• Second, we resolve to dialogue. We will then urge all Catholics in our state to take the results of these sessions and hold fruitful dialogue sessions on the sin of racism – as individuals, as a society and as a Church. This dialogue may include members of the African American community, but should take place in all homes, parishes, small faith communities and other Catholic organizations. It should include religious and laity, students and teachers, young and old.


Finally, we resolve to act. Assembling what has been shared during the months of listening and dialogue, in 2021 we will implement strategies that root out racist thinking and practices and foster a “culture of encounter” within all aspects of our dioceses, parishes, places of education and homes. Our action plan will include education, advocacy, and ongoing listening and dialogue sessions with an emphasis on purifying the Church of the sin of racism and its consequences. 

The listening and dialogue sessions will lead to further steps for continuing education, preaching and evangelization, measures to combat structural racism and reform society and our Church. We must bring about a change of heart and cultivate new habits of the heart that will transform our communities with the wisdom and mercy of Jesus.    

We realize the road ahead will be challenging, but these are steps we as a Church must take. We rely on the Good Shepherd to guide all of us in this journey, asking for the gifts of his charity, wisdom, humility and forgiveness. May the Lord Jesus lead us in constant prayer, with an abiding spirit of conversion and reconciliation. We urge the faithful to continue to pray to end racism and for a new beginning of hope.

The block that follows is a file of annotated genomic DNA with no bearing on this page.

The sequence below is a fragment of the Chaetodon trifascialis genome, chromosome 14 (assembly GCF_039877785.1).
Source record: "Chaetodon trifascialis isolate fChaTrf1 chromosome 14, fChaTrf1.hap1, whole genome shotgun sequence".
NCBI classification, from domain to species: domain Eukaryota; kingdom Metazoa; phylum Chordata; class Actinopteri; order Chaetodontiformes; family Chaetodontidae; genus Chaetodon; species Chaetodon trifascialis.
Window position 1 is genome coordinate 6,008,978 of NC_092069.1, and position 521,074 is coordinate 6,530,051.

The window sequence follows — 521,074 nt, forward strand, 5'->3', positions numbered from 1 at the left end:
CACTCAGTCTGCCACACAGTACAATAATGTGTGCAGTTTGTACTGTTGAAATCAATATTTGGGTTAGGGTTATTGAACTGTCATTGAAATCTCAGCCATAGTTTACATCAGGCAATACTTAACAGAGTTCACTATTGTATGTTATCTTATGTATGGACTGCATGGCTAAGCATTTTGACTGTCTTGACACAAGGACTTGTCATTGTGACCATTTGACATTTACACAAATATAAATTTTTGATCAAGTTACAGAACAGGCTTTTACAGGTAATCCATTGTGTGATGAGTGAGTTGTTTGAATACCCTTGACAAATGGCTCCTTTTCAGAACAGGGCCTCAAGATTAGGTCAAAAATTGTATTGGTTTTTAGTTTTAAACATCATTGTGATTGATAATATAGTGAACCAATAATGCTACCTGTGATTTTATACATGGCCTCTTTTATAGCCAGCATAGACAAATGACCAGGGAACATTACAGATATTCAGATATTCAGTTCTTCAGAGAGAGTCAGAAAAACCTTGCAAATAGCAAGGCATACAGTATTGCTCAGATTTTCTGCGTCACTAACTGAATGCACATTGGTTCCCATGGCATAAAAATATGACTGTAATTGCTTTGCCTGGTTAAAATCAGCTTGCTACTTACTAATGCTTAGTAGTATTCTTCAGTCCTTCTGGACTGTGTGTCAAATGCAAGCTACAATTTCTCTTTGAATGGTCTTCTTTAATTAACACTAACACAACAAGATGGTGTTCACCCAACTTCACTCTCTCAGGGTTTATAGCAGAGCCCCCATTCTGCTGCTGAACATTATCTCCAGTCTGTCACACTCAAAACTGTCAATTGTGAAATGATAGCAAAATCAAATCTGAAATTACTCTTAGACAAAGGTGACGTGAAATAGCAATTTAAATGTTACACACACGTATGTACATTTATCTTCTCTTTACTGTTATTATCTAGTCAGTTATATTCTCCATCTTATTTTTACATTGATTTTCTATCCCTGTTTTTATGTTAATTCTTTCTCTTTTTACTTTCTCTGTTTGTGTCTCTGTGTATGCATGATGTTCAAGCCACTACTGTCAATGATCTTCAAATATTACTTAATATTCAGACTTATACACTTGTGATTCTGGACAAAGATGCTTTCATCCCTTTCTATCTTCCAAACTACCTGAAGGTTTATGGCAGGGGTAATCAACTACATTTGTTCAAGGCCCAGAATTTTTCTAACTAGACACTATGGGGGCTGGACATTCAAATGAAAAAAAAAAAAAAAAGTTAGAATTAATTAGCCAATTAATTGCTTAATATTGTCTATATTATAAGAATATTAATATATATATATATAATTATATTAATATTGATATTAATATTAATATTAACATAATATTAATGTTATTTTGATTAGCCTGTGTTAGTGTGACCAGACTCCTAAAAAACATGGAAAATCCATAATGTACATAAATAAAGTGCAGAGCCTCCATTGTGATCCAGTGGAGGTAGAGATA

St. Peter Claver, pray for us.  

Mary, friend and mother to all, through your Son, God has found a way to unite himself to every human being, called to be one people, sisters and brothers to each other.   

We ask for your help in calling on your Son, seeking forgiveness for the times when we have failed to love and respect one another.   

We ask for your help in obtaining from your Son the grace we need to overcome the evil of racism and to build a just society.   

We ask for your help in following your Son, so that prejudice and animosity will no longer infect our minds or hearts but will be replaced with a love that respects the dignity of each person.   

Mother of the Church, the Spirit of your Son Jesus warms our hearts: pray for us. 



The California Catholic Conference (www.cacatholic.org) represents the Catholic community in the State’s public policy arena. There are nearly 11 million Catholics in California and the Catholic Church is the largest private provider of health care, social services and education in California. Those Catholic institutions include 42 hospitals, which annually assist 7.7 million patients; 12 colleges and universities, which enroll 48,600 students; 115 Catholic high schools, which serve 73,000 students; 558 Catholic elementary schools, which enroll 162,000 children; and the 12 diocesan Catholic Charities agencies.